Objections In The Sales Process-Handle Them And You Are Awesome

One part of the sales process that is always hard is objections.  When you are selling to a potential customer, they always come up.  If you can’t handle them, you cannot sell.  For entrepreneurs, being able to take care of objections is the key to the survival of their company.  Selling is basically the art of having a good, meaningful conversation.

Practice your sales calls out loud.  If you can, work with a partner in person.  Just like athletes, musicians and other professions practice before they play, great salespeople do it too.

The first thing to remember, objections are natural.  They aren’t a no.  Think of them as a question from the customer to get more understanding.  If you handle objections the right way, it will enhance your stature and credibility with the customer and increase the probability that you will have a stickier relationship with them.  Being able to handle them systematically can shorten sales cycles.  It can become an edge to help fend of competitors when they come calling on your customers.

Typical objections that you might hear are:

  • Now isn’t the right time
  • We are too busy
  • Price
  • Size of team
  • Newness of company/team/idea
  • Risk of deploying a new product

As soon as you hear an objection, your natural reaction will be to counter it.  After all, you are armed with the facts!!  Fight that urge.  Instead, honor the objection.  Encourage the customer to talk more about it.

“That’s really an interesting point Mr/Ms Customer, can you elaborate on that for me?”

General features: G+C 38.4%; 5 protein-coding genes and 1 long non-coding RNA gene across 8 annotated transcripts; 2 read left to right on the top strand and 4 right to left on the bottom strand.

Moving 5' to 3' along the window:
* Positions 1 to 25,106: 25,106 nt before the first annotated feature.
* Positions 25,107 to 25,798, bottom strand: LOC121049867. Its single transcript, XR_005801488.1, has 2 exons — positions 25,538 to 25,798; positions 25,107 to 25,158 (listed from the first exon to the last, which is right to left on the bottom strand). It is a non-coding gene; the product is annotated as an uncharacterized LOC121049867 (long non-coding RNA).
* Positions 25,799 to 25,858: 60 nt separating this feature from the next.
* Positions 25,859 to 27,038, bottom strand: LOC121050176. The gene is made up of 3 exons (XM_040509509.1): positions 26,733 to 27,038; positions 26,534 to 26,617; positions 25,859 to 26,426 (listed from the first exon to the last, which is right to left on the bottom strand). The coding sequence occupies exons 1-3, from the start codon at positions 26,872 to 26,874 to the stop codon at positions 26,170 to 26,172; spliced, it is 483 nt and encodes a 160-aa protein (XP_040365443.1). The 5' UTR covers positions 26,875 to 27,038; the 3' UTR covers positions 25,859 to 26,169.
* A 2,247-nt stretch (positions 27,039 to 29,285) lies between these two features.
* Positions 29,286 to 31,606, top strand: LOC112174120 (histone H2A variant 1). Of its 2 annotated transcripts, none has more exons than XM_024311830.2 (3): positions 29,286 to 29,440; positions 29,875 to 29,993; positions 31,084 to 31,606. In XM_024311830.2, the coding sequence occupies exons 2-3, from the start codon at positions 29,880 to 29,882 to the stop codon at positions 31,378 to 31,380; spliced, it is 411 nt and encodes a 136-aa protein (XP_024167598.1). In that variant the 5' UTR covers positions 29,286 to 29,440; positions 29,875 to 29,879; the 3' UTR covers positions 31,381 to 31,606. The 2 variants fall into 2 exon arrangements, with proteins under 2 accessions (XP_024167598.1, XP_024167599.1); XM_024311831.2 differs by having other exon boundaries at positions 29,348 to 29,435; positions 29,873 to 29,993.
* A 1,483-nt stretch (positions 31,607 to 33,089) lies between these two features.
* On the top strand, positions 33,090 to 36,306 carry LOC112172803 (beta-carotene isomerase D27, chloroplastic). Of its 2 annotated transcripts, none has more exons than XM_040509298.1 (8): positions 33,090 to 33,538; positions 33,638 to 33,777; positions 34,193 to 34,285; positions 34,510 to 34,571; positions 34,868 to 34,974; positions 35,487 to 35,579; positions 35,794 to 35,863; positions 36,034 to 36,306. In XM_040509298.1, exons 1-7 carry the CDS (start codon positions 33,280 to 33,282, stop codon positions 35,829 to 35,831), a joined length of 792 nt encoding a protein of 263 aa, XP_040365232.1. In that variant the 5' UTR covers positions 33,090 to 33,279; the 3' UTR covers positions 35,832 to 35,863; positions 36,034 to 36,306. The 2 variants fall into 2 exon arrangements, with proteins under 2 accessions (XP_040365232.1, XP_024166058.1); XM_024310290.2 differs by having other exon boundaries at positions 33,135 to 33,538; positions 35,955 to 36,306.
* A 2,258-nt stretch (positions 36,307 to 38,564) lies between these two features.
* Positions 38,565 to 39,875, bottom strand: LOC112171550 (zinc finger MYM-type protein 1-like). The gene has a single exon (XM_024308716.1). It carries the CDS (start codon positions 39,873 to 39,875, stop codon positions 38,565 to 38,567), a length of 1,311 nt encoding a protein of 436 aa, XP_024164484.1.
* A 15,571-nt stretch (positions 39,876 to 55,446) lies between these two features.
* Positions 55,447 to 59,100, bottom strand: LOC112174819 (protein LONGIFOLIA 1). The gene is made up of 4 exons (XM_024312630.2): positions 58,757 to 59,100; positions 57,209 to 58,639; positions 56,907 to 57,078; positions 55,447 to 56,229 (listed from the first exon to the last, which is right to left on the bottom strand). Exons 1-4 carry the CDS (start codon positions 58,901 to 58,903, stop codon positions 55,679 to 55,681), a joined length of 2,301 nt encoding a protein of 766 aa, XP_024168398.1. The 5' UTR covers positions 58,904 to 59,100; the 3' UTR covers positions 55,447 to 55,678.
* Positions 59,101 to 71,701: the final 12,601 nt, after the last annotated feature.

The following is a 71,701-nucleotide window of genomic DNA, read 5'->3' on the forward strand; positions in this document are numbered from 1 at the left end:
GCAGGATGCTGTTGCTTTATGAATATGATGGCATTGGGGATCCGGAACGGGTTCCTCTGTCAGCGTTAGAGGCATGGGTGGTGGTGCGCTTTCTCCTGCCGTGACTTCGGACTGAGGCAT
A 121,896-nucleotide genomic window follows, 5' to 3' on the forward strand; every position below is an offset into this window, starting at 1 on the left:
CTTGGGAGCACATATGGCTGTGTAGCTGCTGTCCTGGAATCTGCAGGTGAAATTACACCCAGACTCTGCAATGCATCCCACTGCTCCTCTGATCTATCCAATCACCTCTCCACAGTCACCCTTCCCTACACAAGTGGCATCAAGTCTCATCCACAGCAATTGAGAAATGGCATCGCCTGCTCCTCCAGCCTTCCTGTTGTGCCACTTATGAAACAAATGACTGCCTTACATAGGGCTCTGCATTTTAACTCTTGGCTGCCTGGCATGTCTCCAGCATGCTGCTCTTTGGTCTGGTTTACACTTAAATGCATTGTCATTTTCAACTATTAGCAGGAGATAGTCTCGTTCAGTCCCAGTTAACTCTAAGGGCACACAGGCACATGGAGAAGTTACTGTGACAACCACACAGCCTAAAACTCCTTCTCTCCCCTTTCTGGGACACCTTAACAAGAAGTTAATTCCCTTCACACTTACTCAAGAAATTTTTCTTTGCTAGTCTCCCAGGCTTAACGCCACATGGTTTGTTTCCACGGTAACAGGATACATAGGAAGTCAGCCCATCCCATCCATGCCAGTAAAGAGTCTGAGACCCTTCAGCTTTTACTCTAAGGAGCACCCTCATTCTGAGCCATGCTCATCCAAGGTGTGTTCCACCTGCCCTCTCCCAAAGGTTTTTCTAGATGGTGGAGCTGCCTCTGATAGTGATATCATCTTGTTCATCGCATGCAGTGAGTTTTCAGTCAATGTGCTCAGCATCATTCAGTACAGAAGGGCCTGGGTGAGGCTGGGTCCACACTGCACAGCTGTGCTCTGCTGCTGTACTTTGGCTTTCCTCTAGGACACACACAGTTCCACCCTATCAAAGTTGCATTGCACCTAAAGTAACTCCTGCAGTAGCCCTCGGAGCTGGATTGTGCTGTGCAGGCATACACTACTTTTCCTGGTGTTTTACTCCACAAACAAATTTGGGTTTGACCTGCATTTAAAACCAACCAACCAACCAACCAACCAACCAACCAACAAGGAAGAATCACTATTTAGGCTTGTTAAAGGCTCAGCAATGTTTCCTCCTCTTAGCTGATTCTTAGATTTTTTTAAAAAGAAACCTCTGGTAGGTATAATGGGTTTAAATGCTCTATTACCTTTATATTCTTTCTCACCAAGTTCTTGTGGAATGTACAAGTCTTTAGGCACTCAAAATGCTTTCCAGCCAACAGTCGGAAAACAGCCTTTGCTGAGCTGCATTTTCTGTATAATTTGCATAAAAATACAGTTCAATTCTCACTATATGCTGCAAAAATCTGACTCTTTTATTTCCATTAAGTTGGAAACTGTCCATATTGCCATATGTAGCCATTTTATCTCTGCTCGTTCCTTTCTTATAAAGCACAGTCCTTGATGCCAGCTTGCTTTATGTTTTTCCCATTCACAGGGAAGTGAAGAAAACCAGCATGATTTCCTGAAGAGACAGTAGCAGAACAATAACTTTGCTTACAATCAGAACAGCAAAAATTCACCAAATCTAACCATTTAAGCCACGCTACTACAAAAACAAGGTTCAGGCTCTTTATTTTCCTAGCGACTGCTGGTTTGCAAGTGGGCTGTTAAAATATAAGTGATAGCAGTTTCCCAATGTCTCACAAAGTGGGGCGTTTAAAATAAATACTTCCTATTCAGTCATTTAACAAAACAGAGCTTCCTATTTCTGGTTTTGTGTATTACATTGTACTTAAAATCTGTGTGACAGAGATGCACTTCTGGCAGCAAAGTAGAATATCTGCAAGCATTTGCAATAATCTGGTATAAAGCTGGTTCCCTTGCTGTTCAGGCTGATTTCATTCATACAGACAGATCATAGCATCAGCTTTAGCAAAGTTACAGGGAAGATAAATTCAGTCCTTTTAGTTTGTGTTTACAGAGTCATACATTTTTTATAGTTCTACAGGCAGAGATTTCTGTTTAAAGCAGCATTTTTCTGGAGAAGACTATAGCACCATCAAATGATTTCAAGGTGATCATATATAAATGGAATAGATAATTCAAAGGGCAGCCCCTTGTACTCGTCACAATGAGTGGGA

Sounds weird, but it will give you time to catch your breath so you don’t puke all over the customer.  This is where the salesperson must shift into active listening mode. Hear exactly what your customer is saying.  Begin asking them clarifying questions so you fully understand the objection.  Use questions to clarify

  • What the person is thinking
  • What their concerns are
  • How big the pain point is
  • Making sure you are handling the right objection in the first place

Then, confirm the objection.

“So, it sounds like if I am hearing you…..”

Once they say yes you move into response mode.  In the response mode, you answer the objection.  For example, if the problem is timing, figure out a way so timing isn’t an issue.  If the response doesn’t satisfy the objection, you need to go back to the clarifying step.  Clarify, and confirm again.  Then, respond.

If you see that the response answered the objection, it’s time to check.  The check step is powerful and adds credibility to you.  It takes verbal discipline because inside, you will feel excitement and want to move directly to a close.  Don’t.  Say something like this:

“You know, this conversation has been very insightful for me.  Do you have any more concerns, or can we move on?”

Here are the steps to handling objections

  1.  Encourage
  2.  Clarify
  3.  Confirm
  4.  Respond
  5.  Check

You must spend the time encouraging, clarifying and confirming objections.  Do it early in the sales process.  Lay the groundwork for the close-and spend time actively listening to your customer.  It builds the relationship and your credibility.  Your customer will feel like they are being heard.  It also is very painful to have worked to get to a close, and then have it all blow up at the end.  Doing the necessary work early makes the close go smoothly.

  • awaldstein

    I like that you are tackling sales.

    But honestly, there is no antidote to surprise and disappointment regardless of the procedure.

    The only sales ditty that really holds true after a career of closing is:

    ‘Don’t every count on anything closing when you need it”

    Need destroys everything and salepeople can’t lead with it.

    They are afterall the masters of making things urgent. This is zen at its most detailed best.

    • Pain points. But, it’s a process. If you don’t follow the process you create potential pitfalls later. It also depends on what you are selling. The lower the price point, the more it can be wham bam thank you ma’am. But, even when I was selling glue and grinder discs, you had to follow this step by step process. It might not be drawn out, but not following it allowed competitors to come in

      • awaldstein

        Generalizations are the enemy.

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